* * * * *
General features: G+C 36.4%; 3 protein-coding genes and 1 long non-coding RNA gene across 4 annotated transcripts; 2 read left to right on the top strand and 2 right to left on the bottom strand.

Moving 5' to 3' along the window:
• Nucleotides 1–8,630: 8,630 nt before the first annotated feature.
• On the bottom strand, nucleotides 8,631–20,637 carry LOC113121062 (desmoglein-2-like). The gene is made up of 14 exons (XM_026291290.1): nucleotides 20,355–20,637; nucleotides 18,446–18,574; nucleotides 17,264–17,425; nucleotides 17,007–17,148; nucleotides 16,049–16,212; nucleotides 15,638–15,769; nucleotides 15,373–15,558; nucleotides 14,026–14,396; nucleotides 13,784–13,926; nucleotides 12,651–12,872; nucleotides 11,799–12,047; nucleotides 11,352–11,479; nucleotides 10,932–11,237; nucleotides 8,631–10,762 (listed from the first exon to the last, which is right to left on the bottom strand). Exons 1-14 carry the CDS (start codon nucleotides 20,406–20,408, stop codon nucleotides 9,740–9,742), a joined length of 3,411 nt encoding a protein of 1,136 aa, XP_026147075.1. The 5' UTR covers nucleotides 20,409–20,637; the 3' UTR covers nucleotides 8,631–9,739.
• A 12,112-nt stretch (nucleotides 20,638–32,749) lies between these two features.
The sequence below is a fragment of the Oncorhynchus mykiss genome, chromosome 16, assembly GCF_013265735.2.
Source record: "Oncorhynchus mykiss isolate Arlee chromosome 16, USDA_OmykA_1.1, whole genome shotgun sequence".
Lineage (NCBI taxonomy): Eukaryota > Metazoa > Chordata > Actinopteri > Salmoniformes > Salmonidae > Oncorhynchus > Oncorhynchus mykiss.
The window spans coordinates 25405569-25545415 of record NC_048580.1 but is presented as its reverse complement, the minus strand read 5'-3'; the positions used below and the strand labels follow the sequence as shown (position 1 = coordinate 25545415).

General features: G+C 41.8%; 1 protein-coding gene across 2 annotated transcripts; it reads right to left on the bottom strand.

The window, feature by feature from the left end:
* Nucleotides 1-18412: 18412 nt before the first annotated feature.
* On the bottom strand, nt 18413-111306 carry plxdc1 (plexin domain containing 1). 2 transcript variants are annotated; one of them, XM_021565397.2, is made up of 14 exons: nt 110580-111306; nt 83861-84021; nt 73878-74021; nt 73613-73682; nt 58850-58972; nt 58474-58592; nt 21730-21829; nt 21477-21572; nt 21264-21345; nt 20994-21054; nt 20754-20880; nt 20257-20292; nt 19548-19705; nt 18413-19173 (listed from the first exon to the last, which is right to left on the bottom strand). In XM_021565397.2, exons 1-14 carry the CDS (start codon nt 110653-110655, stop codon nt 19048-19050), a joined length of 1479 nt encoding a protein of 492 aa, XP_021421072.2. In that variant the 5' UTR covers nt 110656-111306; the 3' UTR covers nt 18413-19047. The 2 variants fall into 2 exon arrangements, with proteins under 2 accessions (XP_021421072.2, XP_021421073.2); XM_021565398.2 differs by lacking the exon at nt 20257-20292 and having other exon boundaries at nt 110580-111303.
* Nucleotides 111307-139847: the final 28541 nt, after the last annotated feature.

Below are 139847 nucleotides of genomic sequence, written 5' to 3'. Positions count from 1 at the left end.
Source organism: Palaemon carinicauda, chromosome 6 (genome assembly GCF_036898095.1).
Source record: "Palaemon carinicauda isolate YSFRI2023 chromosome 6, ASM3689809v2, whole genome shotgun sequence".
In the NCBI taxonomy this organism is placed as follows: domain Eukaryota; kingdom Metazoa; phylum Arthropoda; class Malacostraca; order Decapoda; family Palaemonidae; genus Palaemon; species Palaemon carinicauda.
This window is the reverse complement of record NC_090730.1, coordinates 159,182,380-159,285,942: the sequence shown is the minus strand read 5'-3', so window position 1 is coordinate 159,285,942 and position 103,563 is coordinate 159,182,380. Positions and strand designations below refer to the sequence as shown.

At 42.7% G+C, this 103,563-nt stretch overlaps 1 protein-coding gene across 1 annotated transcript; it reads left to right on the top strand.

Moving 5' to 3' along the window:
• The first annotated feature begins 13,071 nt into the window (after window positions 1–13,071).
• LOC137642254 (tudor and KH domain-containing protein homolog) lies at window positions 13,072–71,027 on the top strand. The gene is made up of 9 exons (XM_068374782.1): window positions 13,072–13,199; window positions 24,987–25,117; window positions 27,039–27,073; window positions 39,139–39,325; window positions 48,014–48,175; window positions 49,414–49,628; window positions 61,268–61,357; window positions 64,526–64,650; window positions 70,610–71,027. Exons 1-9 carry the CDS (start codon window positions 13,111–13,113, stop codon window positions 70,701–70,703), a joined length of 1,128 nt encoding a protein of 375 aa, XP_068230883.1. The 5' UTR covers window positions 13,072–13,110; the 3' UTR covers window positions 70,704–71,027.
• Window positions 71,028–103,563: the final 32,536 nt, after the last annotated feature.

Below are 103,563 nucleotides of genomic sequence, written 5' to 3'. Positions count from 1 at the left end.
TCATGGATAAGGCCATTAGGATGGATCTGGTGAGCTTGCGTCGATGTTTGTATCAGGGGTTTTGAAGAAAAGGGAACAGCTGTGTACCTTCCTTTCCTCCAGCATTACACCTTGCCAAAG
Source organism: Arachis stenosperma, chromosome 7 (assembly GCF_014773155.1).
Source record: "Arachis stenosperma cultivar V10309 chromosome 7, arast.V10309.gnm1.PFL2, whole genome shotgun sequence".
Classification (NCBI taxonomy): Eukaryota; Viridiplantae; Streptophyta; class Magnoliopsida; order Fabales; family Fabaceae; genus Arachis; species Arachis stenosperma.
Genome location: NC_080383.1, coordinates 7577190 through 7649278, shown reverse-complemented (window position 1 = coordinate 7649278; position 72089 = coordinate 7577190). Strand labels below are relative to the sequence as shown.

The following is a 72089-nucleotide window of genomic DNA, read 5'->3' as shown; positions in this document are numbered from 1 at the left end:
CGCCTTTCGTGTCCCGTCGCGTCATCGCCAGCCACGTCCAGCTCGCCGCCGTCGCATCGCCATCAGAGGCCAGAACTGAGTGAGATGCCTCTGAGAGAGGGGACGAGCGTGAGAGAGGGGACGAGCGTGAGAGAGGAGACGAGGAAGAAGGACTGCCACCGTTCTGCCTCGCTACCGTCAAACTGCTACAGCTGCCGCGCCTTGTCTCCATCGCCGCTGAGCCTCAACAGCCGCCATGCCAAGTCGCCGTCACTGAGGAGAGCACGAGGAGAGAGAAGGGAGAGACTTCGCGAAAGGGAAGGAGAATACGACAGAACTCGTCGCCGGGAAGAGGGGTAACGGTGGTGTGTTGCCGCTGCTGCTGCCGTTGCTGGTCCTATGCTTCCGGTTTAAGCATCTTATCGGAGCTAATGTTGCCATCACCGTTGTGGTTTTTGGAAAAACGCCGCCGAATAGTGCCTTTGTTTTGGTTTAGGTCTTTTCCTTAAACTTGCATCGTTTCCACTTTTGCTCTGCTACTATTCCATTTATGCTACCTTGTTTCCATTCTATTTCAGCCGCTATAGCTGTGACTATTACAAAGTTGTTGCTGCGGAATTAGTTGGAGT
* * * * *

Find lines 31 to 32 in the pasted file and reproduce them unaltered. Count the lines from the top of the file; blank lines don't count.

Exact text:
The following is a 72089-nucleotide window of genomic DNA, read 5'->3' as shown; positions in this document are numbered from 1 at the left end:
CGCCTTTCGTGTCCCGTCGCGTCATCGCCAGCCACGTCCAGCTCGCCGCCGTCGCATCGCCATCAGAGGCCAGAACTGAGTGAGATGCCTCTGAGAGAGGGGACGAGCGTGAGAGAGGGGACGAGCGTGAGAGAGGAGACGAGGAAGAAGGACTGCCACCGTTCTGCCTCGCTACCGTCAAACTGCTACAGCTGCCGCGCCTTGTCTCCATCGCCGCTGAGCCTCAACAGCCGCCATGCCAAGTCGCCGTCACTGAGGAGAGCACGAGGAGAGAGAAGGGAGAGACTTCGCGAAAGGGAAGGAGAATACGACAGAACTCGTCGCCGGGAAGAGGGGTAACGGTGGTGTGTTGCCGCTGCTGCTGCCGTTGCTGGTCCTATGCTTCCGGTTTAAGCATCTTATCGGAGCTAATGTTGCCATCACCGTTGTGGTTTTTGGAAAAACGCCGCCGAATAGTGCCTTTGTTTTGGTTTAGGTCTTTTCCTTAAACTTGCATCGTTTCCACTTTTGCTCTGCTACTATTCCATTTATGCTACCTTGTTTCCATTCTATTTCAGCCGCTATAGCTGTGACTATTACAAAGTTGTTGCTGCGGAATTAGTTGGAGT